“And has he considered what he might do if his own son came out to him?”

            I asked the question. I’ll let you know if he ever provides an answer. He was surprisingly quiet after it was asked and I don’t wish to badger him about it.

            “Me? I wouldn’t want my daughter to be in an organization that discriminated against gay people. ”

            I have similar feelings about this. However, the BSA decision is not as clear-cut. They control a near-monopoly on a number of things that I would like to do with my son. Most of the reliable campgrounds are under their control. They have preferential access, granted to them under local city law to FREE use of public school facilities for meetings and other gatherings that the smaller, competing organizations such as the co-ed Camp Fire organization are barred from using even if one could gather enough youths in a smaller community to meet the minimum size for a troop charter.

            I believe two of the allegorical statements I have made clarify this point but it falls into a category of mythical “separate but equal” treatment. The BSA have an unfair advantage. They have an unfair advantage against any competing organization due to the size of their land holdings and a near-monopoly on recruitment in smaller communities. Moreover their advantage has been granted to them by over a century of government endorsement, funding, and preferential access law. They should not be viewed as a “private” organization unless and until they are willing to give all of this up, and then even as a private organization they ought to be required to obey the same nondiscrimination laws that any lunch counter is required to obey.Report

            • Avatar Rogue Economist says:

              In case you have missed it, the parallel discussion I refer to regarding separate-but-equal begins here.Report

            • Avatar Rogue Economist says:

              Following up to this, he’s given me a reply.

              One of his children is about to go to college and shows no interest in relationships with either sex. It may be something they grow out of or it may be related to something the child is hiding from the parents. The other child, significantly younger, is “too young to be developing into relationships anyways.”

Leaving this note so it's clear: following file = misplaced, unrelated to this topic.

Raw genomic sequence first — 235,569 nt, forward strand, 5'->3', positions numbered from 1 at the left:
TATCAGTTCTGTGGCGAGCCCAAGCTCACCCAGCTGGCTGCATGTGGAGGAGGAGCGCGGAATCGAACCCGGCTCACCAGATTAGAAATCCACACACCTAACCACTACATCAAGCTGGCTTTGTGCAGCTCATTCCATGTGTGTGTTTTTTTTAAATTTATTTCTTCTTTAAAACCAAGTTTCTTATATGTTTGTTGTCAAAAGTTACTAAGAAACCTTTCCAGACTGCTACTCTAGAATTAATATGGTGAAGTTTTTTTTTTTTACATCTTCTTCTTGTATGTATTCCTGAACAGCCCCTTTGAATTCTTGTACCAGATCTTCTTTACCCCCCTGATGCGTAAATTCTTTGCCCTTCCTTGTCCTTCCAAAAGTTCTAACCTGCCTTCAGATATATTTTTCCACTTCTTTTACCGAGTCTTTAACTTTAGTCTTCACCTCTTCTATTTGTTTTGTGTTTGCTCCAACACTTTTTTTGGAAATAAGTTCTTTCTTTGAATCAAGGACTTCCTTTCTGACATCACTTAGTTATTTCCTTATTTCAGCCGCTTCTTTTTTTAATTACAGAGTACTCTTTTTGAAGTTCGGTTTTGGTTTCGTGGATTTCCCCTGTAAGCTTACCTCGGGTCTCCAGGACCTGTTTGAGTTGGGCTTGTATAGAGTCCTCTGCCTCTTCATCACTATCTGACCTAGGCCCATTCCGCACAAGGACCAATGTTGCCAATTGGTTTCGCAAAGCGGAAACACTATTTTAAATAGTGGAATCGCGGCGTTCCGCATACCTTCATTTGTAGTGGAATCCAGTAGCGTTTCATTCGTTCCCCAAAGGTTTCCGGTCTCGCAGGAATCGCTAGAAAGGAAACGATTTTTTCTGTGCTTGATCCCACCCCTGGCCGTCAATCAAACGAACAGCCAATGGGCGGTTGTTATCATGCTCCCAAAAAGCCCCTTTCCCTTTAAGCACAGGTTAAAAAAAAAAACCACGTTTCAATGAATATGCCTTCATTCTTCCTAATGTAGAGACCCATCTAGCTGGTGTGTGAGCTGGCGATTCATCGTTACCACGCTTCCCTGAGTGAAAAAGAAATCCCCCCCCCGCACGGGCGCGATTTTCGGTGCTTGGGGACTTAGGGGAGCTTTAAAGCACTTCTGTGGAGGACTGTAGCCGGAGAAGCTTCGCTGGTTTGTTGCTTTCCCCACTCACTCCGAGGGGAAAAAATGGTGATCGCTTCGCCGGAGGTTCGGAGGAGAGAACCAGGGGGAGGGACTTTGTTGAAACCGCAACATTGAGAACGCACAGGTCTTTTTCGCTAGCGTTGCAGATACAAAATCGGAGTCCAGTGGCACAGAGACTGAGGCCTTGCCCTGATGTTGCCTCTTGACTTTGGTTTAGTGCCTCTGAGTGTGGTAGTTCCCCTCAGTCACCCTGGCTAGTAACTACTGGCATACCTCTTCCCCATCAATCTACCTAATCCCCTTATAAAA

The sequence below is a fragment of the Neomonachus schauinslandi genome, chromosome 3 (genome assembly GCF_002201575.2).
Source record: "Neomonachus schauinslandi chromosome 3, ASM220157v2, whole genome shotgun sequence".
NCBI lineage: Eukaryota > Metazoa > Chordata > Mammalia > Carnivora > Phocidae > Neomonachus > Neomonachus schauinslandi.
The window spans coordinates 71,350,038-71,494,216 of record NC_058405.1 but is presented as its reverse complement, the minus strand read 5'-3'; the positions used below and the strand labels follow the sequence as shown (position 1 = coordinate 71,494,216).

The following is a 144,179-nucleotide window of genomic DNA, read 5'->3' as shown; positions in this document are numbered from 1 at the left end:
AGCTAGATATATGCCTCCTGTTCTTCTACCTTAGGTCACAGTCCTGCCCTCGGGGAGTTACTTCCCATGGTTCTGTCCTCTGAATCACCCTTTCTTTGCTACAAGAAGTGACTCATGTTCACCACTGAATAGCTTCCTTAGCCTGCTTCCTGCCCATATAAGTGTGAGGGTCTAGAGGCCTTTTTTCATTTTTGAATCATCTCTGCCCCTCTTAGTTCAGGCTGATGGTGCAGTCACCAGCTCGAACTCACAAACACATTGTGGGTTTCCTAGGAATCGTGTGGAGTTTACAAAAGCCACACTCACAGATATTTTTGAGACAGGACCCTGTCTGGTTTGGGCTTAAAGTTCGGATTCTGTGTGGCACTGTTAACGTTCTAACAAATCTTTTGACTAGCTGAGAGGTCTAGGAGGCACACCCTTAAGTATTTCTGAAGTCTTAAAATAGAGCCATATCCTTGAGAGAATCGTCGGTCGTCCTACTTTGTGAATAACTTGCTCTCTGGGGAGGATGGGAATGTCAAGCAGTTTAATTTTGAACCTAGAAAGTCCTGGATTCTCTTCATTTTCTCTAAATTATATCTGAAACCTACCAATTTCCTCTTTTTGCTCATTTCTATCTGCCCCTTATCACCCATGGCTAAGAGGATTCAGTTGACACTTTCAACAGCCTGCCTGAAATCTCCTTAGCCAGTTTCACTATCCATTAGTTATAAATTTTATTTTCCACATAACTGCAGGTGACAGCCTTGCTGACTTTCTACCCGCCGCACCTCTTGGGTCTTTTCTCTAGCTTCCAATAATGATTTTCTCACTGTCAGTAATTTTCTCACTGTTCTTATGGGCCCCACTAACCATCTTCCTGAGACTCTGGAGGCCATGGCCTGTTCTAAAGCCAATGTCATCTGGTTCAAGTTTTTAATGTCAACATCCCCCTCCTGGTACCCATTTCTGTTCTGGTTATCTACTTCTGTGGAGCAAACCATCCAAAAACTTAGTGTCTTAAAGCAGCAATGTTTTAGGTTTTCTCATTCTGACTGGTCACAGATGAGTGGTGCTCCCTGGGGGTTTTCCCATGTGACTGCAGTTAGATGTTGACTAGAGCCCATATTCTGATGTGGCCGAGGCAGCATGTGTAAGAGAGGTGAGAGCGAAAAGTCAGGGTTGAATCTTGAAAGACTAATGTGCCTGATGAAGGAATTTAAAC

I am assured that IF one of the children came out of the closet, the parents would love the child the same, be supportive, be supportive of their relationships unless there was evidence of abuse, and supportive of their right to marry.

              I have no reason to doubt his sincerity.Report

              • Avatar Kimsie says:

                … seems reasonably logically coherent, if somewhat overprotective.Report

              • Avatar Rogue Economist says:

                I still think there is some cognitive dissonance regarding the idea of keeping gay youths away from his children to discourage “experimentation” while being supportive if one of the children come out of the closet and that this is likely related to the amount of propaganda regarding homosexuals he has been exposed to. However, I have no reason to doubt his sincerity that his love for his children is his primary concern.Report

              • Avatar Kimsie says:

                I agree. But he might be keeping his kid away from girls as well…Report

              • Avatar Rogue Economist says:

                I had a reply here, but I don’t see it now.Report

  7. Avatar Kolohe says:

    I’m not quite agreeing that this is hypocrisy, though I disagree with the assertion that “this is not in the best interests of Scouting” (nor am I “deeply concerned”)

    The Federation can have a prime directive not to interfere in the affairs of less advanced societies, yet still have an opinion (and seminars!) on the latest developments in Mintakan society. Or, if you like, stay out of the Klingon Civil War, yet still have a side its rooting for.Report

    • Avatar MikeSchilling says:

      The hypocrisy is “This is the Scout’s business alone! Stop, all you outside pressure groups!” when they do what Heritage wants vs. “We’re very concerned about the changes they’re making.” when they don’t.Report

    • Avatar RTod says:

      I don’t know that I would call what Jason is pointing out reveals hypocrisy so much as it does that THF is relying on specious arguments.Report

    • Avatar Barry says:

      Actually, from TOS, the Federation can have a Prime Directive, but have a major agent (Kirk) interfere in the internal affairs of planet after planet……..while having many affairs on planet after planet.

      Obviously, the Prime Directive is just a propaganda screen to cover the nefarious subversive activities of this ‘Federation’.

      And have you noticed that most of those running it are pink skins?Report